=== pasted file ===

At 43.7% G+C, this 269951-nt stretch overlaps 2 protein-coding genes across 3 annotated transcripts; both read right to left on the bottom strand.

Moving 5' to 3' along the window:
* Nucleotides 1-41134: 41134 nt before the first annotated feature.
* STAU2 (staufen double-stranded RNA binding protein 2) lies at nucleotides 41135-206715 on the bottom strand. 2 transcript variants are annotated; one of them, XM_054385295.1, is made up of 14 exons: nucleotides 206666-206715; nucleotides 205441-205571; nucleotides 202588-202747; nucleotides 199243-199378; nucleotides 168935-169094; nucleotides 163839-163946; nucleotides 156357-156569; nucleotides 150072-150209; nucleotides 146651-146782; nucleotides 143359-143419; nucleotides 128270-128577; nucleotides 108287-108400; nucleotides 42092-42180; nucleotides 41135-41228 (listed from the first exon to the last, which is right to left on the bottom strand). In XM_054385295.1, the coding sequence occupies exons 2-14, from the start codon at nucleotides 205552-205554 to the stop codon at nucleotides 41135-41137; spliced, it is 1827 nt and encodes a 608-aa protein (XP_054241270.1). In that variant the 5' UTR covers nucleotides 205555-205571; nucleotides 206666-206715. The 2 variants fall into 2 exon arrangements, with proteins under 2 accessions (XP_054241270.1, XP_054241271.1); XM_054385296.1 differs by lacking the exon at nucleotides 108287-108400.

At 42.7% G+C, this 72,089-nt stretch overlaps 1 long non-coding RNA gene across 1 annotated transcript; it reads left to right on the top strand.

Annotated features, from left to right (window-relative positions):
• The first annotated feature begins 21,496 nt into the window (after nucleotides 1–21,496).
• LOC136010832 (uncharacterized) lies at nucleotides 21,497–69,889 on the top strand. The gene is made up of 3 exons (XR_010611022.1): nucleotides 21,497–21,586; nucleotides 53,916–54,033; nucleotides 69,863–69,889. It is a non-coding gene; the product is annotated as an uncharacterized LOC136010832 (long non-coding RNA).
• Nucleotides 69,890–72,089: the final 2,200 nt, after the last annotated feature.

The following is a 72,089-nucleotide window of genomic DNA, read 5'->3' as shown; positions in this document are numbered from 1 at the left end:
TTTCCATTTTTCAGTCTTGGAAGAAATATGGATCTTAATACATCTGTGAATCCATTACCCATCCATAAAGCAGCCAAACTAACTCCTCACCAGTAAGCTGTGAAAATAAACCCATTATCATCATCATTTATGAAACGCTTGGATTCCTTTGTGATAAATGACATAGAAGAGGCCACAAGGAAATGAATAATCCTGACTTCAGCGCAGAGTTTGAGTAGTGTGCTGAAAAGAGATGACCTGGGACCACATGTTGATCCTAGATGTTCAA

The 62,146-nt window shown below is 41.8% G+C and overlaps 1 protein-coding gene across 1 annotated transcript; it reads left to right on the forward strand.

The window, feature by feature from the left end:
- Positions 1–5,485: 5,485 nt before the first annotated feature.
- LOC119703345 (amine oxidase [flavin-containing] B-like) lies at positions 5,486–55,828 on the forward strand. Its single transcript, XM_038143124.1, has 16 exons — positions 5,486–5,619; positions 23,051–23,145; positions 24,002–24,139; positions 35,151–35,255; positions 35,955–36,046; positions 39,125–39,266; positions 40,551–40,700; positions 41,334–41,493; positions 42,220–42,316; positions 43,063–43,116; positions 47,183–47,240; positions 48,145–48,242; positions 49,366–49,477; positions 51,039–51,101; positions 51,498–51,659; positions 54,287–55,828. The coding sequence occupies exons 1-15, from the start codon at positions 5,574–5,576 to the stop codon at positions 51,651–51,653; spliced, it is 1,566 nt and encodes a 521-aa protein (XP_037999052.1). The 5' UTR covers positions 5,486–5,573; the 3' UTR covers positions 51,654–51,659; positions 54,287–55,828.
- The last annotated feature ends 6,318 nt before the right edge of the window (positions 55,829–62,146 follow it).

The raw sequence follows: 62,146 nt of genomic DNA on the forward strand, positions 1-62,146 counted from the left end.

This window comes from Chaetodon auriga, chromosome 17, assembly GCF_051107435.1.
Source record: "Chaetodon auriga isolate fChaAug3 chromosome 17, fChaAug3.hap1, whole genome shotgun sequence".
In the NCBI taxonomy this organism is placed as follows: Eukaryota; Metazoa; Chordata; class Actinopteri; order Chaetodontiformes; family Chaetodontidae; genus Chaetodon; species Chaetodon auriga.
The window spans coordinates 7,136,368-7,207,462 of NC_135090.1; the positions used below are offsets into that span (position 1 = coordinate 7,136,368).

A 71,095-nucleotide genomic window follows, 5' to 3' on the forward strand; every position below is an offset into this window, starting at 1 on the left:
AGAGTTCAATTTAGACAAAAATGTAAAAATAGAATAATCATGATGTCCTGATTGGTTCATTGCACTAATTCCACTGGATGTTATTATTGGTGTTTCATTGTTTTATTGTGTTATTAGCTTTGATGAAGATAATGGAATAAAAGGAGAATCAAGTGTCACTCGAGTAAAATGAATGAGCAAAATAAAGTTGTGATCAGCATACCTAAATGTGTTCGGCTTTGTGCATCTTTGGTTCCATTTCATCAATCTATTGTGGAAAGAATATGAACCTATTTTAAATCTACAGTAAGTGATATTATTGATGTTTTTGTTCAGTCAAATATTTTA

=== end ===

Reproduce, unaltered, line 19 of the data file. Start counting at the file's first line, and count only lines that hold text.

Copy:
Source record: "Chaetodon auriga isolate fChaAug3 chromosome 17, fChaAug3.hap1, whole genome shotgun sequence".